The Comics Journal #174 (February 1995)
Cover by Bill Willingham
(from a reply to J. Hagey in Aardvark Comments, Cerebus #192, March 1995)
The following is a list of questions sent to me by J. Hagey, a freelance writer putting an article together on Cerebus 186 for The Comics Journal [which appeared in TCJ #174, February 1995]...
1. Including the letters appearing in your comic, what do you think of the response to the story/essay in issue 186? Has it met, or exceeded, what you were expecting?
This presupposes that expectation is the foundation or, in some measure, a significant element in creativity. What do I think of the response? The world seems to be composed of people who unable to separate what is factual from what is opinion. They find contrary opinions threatening in the extreme. It seems self-evident to me that if two people have widely differing views, then what is being discussed is not fact but opinion. I have been in receipt of a large pile of opinions, varying from the dispassionately reasoned to the hysterical. So what?
2. What was the reason behind this story/essay, in particular the way it was written. It reads like a treatis (sic) or manifesto. It seems to beg some kind of answer? What is your world view that this essay is based on?
How typical. Condense my world view so that it fits into a neat little box of grey type in The Comics Journal. Anyone whose world view could be condensed in such a way is hardly worth considering. It is your opinion that it reads like a manifesto. It is your opinion that it begs an answer. Why would that interest me?
3. What role does 'Male Light' uniquely fulfill in the society? For the individual?
Opinions would vary on what role the 'Male Light' fulfills in society, including whether it was a role, society itself, an aberration, an impediment, a platform, the fuel or the vehicle itself. I think I could argue each of these views with a degree of success. If we're going to talk about individuals, then we're going to have to talk about individuals. Of what individual are you speaking in soliciting my individual opinion? If you are speaking of 'the individual' in a collectivist sense, then you've missed the entirety of my point.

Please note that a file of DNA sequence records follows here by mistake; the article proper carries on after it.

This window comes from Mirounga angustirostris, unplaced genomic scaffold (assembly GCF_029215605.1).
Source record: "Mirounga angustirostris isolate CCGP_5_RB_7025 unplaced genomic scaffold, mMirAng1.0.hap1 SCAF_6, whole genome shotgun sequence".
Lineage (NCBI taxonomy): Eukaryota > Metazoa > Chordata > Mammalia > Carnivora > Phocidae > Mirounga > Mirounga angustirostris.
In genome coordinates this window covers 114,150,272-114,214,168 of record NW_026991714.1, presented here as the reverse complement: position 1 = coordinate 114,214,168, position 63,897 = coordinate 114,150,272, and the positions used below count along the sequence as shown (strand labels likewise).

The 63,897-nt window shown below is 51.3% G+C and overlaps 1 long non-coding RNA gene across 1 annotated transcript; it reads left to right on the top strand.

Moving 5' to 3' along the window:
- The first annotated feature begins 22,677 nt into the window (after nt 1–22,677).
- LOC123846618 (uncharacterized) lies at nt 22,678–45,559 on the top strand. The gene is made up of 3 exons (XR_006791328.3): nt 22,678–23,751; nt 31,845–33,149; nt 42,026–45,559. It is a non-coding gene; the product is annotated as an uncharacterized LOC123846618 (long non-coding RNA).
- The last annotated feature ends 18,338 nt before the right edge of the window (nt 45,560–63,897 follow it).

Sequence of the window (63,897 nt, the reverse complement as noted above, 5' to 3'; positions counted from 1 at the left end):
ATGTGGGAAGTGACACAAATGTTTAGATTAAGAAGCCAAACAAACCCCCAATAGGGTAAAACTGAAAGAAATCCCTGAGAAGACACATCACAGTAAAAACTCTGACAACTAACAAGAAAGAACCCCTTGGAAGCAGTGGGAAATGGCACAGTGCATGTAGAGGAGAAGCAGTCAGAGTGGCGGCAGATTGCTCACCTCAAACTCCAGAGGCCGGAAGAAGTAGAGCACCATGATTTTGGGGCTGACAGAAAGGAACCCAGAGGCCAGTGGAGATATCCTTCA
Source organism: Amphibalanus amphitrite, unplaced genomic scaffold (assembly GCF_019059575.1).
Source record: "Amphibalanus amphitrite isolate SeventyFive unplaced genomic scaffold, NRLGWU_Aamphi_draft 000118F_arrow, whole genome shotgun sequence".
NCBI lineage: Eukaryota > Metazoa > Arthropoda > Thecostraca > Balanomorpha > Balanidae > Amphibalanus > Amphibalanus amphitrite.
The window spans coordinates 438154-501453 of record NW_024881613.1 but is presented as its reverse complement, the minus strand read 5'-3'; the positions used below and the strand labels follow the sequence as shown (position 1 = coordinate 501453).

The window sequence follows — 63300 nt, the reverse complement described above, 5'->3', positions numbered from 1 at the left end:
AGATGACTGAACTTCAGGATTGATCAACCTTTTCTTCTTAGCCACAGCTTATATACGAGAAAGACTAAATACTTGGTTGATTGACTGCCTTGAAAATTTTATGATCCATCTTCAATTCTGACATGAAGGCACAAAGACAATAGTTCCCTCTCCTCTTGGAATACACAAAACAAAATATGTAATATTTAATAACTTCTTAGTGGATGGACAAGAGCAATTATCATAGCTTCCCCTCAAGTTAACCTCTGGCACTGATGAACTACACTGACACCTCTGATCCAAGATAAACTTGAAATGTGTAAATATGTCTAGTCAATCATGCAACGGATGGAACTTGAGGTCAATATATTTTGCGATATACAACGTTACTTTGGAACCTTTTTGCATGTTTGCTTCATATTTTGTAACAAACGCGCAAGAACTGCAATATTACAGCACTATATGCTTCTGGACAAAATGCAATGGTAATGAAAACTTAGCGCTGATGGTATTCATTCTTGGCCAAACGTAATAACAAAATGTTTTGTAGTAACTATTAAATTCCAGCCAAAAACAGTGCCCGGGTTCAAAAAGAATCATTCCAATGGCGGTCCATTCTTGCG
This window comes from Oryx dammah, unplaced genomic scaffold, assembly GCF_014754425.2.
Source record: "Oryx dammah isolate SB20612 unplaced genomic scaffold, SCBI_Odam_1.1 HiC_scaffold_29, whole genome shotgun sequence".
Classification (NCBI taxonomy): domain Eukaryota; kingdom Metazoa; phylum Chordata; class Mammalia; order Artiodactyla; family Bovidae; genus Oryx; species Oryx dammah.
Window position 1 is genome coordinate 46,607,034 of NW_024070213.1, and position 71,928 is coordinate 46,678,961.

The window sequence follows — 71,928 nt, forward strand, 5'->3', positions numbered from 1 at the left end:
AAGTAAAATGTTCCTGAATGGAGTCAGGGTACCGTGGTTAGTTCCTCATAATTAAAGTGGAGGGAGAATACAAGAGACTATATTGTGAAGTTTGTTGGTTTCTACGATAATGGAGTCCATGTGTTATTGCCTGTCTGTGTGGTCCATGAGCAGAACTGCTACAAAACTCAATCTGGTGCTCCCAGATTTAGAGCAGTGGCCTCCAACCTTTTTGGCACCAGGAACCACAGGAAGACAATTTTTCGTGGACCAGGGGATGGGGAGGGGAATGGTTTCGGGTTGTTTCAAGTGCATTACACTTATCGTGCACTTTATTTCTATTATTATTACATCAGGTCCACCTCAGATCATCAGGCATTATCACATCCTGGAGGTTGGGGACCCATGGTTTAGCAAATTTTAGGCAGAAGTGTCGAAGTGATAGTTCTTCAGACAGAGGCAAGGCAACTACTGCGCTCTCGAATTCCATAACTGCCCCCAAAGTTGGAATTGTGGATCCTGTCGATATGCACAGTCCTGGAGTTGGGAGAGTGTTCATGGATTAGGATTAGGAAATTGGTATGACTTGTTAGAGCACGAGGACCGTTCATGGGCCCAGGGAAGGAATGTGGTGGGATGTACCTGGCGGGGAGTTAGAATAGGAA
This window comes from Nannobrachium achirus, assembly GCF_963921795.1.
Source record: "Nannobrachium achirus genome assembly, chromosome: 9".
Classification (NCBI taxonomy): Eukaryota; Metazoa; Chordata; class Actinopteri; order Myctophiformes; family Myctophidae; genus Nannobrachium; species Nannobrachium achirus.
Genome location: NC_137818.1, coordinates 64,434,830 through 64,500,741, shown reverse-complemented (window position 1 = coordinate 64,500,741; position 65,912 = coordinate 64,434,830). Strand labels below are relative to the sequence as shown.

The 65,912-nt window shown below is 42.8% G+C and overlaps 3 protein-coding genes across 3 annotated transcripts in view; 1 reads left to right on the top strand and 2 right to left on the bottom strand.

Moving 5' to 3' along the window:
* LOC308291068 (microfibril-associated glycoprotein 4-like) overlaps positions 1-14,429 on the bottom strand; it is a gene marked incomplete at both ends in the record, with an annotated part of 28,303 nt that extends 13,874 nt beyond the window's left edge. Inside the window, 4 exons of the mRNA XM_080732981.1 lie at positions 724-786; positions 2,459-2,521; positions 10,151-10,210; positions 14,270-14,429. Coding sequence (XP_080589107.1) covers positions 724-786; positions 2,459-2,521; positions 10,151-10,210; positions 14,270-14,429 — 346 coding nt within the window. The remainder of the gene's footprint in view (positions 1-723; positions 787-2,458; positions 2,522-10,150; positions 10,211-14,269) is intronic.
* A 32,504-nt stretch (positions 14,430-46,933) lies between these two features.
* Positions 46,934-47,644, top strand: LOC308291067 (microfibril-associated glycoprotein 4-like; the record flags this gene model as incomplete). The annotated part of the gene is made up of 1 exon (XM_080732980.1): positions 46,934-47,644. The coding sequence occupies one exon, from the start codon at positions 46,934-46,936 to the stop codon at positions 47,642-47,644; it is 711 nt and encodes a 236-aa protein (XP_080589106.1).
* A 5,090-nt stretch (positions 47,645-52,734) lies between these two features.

4. Who exactly do fall into the category of those having 'male light'?
Again, opinions would vary. Individuals who represent 'male light' to me are individuals who represent 'male light' to me. Period. I can't understand why the specifics would be of interest to anyone but myself. The misapprehension seems to be that I am attempting to build a contrary consensus. In my opinion, consensus wherever it is perceived to exist is an illusion, and trafficking in the illusory holds no appeal for me. I paint what I see. I would wholeheartedly urge others to do the same.
5. Lastly, I wonder, then, if the "Wife and Kids" are the bane of male light, do we owe our fathers anything for what we, as his brood, inflicted on him and his life?
It would be easy to say that this, too, is up to the individual. It scratches a larger surface in my own case and, at the risk of muddying the water by injecting my own views, it seems to come down to an issue of 'Honour thy father and thy mother'. This is not an edict to be taken lightly. Is the decision of the late twentieth-century individual to interpret this a different way (i.e., the best way to honour my mother and my father is to make myself into the best possible person according to my own perceptions of who that is - to be true to myself, whatever the resistance and consequences implied by that) from the traditional view (i.e., you're too busy to come over for Sunday dinner, Mr. Big Shot? You can't pick up a phone?) a self-serving rationalisation? Not being a father, all I can do is go by the 'party' line that seems nearly universal in parental circles: as long as it makes him happy and he's not hurting anybody, more power to him. I think unhappy children make parents unhappier that do happy children. I'm a very happy child. I just hope that's good enough.